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Trump's FCC gets ready to take a chainsaw to net neutrality

A hidden document reveals FCC Commissioner Pai's secret plan to gut net neutrality.

Video: Next on Trump's to-do list: Kill net neutrality

We've known all along that Federal Communication Commission (FCC) chairman Ajit Pai planned to wreck net neutrality. If you looked closely at what the Trump-dominated FCC said publicly, it might not have looked that bad. A semi-hidden FCC policy document, Restoring Internet Freedom, however, reveals that the FCC net neutrality plans are just as awful as we feared.

In this document, unlike the May 23, 2017 official government EDOCS document for Docket 17-108 on the FCC proposed rule changes, which was innocuous, Restoring Internet Freedom spells out exactly how Pai plans on ruining net neutrality.

The ironically named Restoring Internet Freedom document doesn't have a date, but internal evidence strongly suggests that it's the policy statement Pai will adopt at the Dec. 14 FCC meeting on net neutrality.

This is contrary, as ZDNet's David Gewitrz points out, to how the FCC is supposed to present documents to the public. The FCC, as it spells out on its Rulemaking Process page, should have made this document public in the EDOCS or ECFS document repositories. But, as you may have noticed, if you've been paying attention to, say, how Congress has dealt with the new tax bill, Republicans aren't much into revealing what they're doing to our laws and regulations.

Here's what Pai's FCC plans on doing:

  • Restore the classification of broadband internet access service as an "information service." This moves the ISPs from being "common carriers" under Title II of the Telecommunications Act, which subjected them to utility-style regulation under the FCC to Title 1 Information Services.
  • Reinstate the private mobile service classification of mobile broadband internet access service. This would remove mobile networking from FCC regulatory authority.
  • Clarify the effects of the return to an information service classification on other regulatory frameworks, including the need for a uniform federal regulatory approach to apply to interstate information services like broadband Internet access service.

The real meat is this dry-as-dirt, but deadly, line: "Remove and delete in their entirety sections 8.2, 8.3, 8.5, 8.7, 8.9, 8.11, 8.12, 8.13, 8.14, 8.15,8.16, 8.17, 8.18, and 8.19" of the FCC Code of Federal Regulations concerning Protecting and Promoting the Open Internet.

Let's walk down these: First, with 8.3 gone, ISPs will no longer have to "publicly disclose accurate information regarding the network management practices, performance, and commercial terms of its broadband internet access services sufficient for consumers to make informed choices regarding use of such services."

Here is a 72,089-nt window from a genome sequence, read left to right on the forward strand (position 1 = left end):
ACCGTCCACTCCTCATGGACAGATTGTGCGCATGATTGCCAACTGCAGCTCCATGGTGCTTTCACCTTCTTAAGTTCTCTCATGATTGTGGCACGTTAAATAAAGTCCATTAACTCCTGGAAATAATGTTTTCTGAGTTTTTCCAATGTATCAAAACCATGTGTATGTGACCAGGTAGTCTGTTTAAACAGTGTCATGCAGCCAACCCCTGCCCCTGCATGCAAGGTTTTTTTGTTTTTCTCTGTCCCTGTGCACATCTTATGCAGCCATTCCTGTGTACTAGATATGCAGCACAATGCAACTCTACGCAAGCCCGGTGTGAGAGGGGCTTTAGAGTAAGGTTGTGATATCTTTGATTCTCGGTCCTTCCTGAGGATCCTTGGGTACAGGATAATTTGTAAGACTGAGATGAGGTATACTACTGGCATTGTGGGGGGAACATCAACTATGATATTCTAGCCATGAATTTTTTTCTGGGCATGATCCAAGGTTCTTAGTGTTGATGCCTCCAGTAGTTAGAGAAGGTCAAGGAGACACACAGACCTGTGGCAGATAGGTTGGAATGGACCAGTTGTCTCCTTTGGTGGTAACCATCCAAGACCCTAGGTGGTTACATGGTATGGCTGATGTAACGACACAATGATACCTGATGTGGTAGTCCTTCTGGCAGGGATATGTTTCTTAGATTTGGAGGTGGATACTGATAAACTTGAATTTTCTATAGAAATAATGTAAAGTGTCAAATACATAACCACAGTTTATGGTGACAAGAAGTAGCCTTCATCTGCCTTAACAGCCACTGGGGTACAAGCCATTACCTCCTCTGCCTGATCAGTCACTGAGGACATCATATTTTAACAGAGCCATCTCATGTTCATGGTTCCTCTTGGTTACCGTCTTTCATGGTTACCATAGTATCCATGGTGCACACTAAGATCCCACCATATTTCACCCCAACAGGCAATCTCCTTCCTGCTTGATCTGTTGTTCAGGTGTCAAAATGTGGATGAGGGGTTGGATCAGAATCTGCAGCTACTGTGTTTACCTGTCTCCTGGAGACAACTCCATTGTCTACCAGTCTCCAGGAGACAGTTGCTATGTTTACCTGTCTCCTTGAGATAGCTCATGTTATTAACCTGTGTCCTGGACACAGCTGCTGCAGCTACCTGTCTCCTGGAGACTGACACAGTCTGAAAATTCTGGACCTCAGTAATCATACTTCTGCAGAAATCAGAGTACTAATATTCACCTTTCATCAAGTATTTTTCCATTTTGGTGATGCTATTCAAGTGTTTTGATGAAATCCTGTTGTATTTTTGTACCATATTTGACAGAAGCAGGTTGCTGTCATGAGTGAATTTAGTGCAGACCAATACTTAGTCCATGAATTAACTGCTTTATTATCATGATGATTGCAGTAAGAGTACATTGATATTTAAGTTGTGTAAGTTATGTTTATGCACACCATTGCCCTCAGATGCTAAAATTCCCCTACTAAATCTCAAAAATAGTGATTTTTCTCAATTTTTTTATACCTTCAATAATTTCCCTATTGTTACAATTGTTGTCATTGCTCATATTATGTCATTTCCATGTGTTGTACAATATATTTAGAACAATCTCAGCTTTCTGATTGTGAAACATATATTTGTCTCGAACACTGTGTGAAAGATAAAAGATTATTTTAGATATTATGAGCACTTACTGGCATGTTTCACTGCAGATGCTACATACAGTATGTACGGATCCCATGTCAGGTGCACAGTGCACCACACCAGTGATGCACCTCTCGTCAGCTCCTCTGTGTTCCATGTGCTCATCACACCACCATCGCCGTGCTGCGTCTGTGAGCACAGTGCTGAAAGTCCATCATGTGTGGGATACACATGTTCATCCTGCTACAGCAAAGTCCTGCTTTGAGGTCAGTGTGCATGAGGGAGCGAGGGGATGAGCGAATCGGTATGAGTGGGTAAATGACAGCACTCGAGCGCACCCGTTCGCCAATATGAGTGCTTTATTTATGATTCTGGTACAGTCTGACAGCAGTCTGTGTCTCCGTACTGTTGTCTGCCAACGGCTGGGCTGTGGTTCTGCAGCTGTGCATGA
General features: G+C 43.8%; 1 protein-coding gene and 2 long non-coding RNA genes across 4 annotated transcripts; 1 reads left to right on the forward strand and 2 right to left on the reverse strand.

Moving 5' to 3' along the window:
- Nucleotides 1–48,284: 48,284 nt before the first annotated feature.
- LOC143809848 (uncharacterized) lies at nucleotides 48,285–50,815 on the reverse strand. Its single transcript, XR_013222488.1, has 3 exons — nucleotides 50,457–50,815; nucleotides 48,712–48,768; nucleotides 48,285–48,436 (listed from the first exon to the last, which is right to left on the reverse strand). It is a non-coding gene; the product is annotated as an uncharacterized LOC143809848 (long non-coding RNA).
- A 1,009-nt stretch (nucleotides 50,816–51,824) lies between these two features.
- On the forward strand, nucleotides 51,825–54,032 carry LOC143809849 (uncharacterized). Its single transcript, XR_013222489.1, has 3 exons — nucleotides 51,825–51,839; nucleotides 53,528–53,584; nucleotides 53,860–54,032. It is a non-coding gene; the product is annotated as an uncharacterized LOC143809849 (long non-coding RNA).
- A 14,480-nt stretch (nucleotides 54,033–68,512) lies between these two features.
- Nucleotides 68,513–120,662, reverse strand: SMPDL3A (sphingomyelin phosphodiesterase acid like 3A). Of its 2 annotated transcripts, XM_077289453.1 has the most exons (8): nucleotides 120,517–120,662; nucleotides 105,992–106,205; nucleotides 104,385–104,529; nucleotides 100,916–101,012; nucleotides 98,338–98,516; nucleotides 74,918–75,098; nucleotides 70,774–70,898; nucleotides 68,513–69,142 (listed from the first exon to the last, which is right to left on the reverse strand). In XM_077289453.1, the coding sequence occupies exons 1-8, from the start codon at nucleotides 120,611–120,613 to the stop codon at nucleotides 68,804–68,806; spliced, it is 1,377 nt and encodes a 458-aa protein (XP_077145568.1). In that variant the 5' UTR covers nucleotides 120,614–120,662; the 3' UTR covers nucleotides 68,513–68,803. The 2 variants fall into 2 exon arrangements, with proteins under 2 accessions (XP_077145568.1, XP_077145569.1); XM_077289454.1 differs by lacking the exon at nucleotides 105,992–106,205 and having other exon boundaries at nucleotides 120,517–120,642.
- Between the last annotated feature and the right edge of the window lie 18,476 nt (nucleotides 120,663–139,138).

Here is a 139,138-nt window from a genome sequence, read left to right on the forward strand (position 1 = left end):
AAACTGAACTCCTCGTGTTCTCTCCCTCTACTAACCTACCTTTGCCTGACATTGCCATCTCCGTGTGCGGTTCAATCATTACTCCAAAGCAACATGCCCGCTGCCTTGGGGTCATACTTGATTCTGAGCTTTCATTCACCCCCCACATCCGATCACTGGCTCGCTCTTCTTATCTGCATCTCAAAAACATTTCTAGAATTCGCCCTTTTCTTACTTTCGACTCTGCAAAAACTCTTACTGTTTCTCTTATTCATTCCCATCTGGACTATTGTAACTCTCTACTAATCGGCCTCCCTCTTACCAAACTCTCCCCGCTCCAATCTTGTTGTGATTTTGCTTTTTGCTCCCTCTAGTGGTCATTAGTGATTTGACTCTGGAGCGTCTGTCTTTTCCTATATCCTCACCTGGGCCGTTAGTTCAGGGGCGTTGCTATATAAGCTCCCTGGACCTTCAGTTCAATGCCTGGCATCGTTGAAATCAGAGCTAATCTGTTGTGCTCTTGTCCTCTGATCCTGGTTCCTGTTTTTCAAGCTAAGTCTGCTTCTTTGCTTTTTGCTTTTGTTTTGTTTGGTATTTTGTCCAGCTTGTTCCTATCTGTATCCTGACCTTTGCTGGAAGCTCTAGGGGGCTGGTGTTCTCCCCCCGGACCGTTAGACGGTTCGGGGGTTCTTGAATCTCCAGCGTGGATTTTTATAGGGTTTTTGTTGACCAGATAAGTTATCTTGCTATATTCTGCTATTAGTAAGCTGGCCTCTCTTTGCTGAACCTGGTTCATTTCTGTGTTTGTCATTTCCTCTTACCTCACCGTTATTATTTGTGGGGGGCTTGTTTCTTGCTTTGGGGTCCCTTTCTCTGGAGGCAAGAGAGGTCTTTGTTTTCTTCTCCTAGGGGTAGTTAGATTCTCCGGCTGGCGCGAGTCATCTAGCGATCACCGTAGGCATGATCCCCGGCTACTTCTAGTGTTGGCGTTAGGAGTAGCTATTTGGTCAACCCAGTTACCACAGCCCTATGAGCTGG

Sure, we can bring you 300Mbps to your log cabin in Wyoming! What, you're only getting 3Mbps? Oh well! That's life!

Next, with 8.5 in the junk pile, ISPs could "block lawful content, applications, services, or non-harmful devices."

So, you want Netflix? Too bad! You can only have Hulu, or, more realistically, pay an extra $20 for premium video services. Peer-to-peer file sharing à la BitTorrent? Sorry, that's not allowed at all. And, oh, by the way, you can use Big ISP cable modem/routers on your connection.

With 8.7 history, ISPs can throttle your network bandwidth as they see fit. So, for instance, if you want to watch 4K video, you must not only pay for top-tier bandwidth, you must pay even more for access to "premium" video speeds.

And, with 8.9 in the dumpster, your ISP, say, Comcast, which owns NBC, may give you access to its streaming for free with zero-rating, while charging you more if you want to watch, say, CBS All Access.

Under the new rules, with 8.11 gone, ISPs may interfere with or "disadvantage end users' ability to select, access, and use broadband Internet access service or the lawful internet content, applications, services, or devices of their choice, or edge providers' ability to make lawful content, applications, services, or devices available to end users."

So, yes, if your ISP decides porn is bad for you, it could block access to all such sites. Or, block, say, access to all but Fox News or other Rupert Murdoch media properties. Or, say, it doesn't want to let you buy your own cable modem, it can insist that you rent from it instead without this rule.

I could go on, but let me just note with 8.16 gone, your ISP can cheerfully sell your web-browsing history plus any other proprietary information to anyone willing to pay its price.

In short, the FCC is giving your local ISP permission to do whatever it wants to you. And, since 50 million Americans have access to only a single broadband ISP, many of you will have no choice but to take it.

Oh, and 3G/4G/5G? Chairman Pai plans on leaving mobile broadband free of FCC supervision. I can feel my Verizon data bill rising already.

Now, usually, I'd say something like "call your Congress-person" at this point. I don't think it will do any good. Even though net neutrality is really not a partisan political issue, per se, the Republicans have adopted killing it as one of their policies, and I see little chance of it being stopped by Congress. If you want to try, you can contact your senators and representatives through the Capitol switchboard at (202) 224-3121.

Good luck. We're all going to need it.

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